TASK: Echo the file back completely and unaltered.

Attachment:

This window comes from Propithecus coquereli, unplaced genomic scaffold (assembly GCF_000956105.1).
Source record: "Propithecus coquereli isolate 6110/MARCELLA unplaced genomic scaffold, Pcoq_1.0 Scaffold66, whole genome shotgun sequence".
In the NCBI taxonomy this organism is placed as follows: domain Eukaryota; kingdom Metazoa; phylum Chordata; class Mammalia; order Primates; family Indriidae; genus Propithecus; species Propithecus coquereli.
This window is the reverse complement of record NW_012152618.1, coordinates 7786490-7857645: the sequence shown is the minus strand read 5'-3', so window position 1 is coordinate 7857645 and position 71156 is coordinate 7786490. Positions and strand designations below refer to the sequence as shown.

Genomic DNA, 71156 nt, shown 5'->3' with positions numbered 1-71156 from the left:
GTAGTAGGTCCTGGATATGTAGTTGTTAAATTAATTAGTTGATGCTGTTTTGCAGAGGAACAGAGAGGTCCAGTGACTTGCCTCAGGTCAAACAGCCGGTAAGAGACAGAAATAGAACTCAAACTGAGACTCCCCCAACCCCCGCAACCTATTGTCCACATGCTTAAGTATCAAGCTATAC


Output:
This window comes from Propithecus coquereli, unplaced genomic scaffold (assembly GCF_000956105.1).
Source record: "Propithecus coquereli isolate 6110/MARCELLA unplaced genomic scaffold, Pcoq_1.0 Scaffold66, whole genome shotgun sequence".
In the NCBI taxonomy this organism is placed as follows: domain Eukaryota; kingdom Metazoa; phylum Chordata; class Mammalia; order Primates; family Indriidae; genus Propithecus; species Propithecus coquereli.
This window is the reverse complement of record NW_012152618.1, coordinates 7786490-7857645: the sequence shown is the minus strand read 5'-3', so window position 1 is coordinate 7857645 and position 71156 is coordinate 7786490. Positions and strand designations below refer to the sequence as shown.

Genomic DNA, 71156 nt, shown 5'->3' with positions numbered 1-71156 from the left:
GTAGTAGGTCCTGGATATGTAGTTGTTAAATTAATTAGTTGATGCTGTTTTGCAGAGGAACAGAGAGGTCCAGTGACTTGCCTCAGGTCAAACAGCCGGTAAGAGACAGAAATAGAACTCAAACTGAGACTCCCCCAACCCCCGCAACCTATTGTCCACATGCTTAAGTATCAAGCTATAC